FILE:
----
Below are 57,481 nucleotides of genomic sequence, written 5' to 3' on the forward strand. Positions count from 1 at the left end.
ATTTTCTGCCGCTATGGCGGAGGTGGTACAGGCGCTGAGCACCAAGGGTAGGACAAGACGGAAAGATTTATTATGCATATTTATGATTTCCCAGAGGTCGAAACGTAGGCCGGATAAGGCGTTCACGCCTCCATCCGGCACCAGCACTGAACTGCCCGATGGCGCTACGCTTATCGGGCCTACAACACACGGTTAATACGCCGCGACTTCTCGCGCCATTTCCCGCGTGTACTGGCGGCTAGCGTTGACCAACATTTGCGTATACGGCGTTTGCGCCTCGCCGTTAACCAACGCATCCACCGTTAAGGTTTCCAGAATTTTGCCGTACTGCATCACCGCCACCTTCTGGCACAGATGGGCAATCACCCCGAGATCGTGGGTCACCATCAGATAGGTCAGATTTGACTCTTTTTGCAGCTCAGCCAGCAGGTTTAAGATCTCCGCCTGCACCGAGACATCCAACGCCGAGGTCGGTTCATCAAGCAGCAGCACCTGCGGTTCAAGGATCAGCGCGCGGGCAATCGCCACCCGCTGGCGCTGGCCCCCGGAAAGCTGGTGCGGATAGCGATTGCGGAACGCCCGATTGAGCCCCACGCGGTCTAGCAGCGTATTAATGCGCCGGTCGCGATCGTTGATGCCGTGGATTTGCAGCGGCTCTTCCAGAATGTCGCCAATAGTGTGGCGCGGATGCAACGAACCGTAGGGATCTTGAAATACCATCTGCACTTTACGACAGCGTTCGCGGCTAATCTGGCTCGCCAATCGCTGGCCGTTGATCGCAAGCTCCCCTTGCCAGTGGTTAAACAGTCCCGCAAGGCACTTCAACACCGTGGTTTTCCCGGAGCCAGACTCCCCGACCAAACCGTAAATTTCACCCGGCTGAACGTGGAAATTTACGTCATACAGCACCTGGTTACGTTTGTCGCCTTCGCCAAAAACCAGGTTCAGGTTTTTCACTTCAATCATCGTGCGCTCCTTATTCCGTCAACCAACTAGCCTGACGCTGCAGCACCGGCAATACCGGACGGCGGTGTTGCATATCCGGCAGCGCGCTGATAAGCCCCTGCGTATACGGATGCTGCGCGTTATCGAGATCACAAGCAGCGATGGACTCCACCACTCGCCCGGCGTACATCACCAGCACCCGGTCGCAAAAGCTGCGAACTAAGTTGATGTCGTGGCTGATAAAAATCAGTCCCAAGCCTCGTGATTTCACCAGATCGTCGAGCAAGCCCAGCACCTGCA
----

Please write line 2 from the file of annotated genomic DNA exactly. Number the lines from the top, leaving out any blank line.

ATTTTCTGCCGCTATGGCGGAGGTGGTACAGGCGCTGAGCACCAAGGGTAGGACAAGACGGAAAGATTTATTATGCATATTTATGATTTCCCAGAGGTCGAAACGTAGGCCGGATAAGGCGTTCACGCCTCCATCCGGCACCAGCACTGAACTGCCCGATGGCGCTACGCTTATCGGGCCTACAACACACGGTTAATACGCCGCGACTTCTCGCGCCATTTCCCGCGTGTACTGGCGGCTAGCGTTGACCAACATTTGCGTATACGGCGTTTGCGCCTCGCCGTTAACCAACGCATCCACCGTTAAGGTTTCCAGAATTTTGCCGTACTGCATCACCGCCACCTTCTGGCACAGATGGGCAATCACCCCGAGATCGTGGGTCACCATCAGATAGGTCAGATTTGACTCTTTTTGCAGCTCAGCCAGCAGGTTTAAGATCTCCGCCTGCACCGAGACATCCAACGCCGAGGTCGGTTCATCAAGCAGCAGCACCTGCGGTTCAAGGATCAGCGCGCGGGCAATCGCCACCCGCTGGCGCTGGCCCCCGGAAAGCTGGTGCGGATAGCGATTGCGGAACGCCCGATTGAGCCCCACGCGGTCTAGCAGCGTATTAATGCGCCGGTCGCGATCGTTGATGCCGTGGATTTGCAGCGGCTCTTCCAGAATGTCGCCAATAGTGTGGCGCGGATGCAACGAACCGTAGGGATCTTGAAATACCATCTGCACTTTACGACAGCGTTCGCGGCTAATCTGGCTCGCCAATCGCTGGCCGTTGATCGCAAGCTCCCCTTGCCAGTGGTTAAACAGTCCCGCAAGGCACTTCAACACCGTGGTTTTCCCGGAGCCAGACTCCCCGACCAAACCGTAAATTTCACCCGGCTGAACGTGGAAATTTACGTCATACAGCACCTGGTTACGTTTGTCGCCTTCGCCAAAAACCAGGTTCAGGTTTTTCACTTCAATCATCGTGCGCTCCTTATTCCGTCAACCAACTAGCCTGACGCTGCAGCACCGGCAATACCGGACGGCGGTGTTGCATATCCGGCAGCGCGCTGATAAGCCCCTGCGTATACGGATGCTGCGCGTTATCGAGATCACAAGCAGCGATGGACTCCACCACTCGCCCGGCGTACATCACCAGCACCCGGTCGCAAAAGCTGCGAACTAAGTTGATGTCGTGGCTGATAAAAATCAGTCCCAAGCCTCGTGATTTCACCAGATCGTCGAGCAAGCCCAGCACCTGCA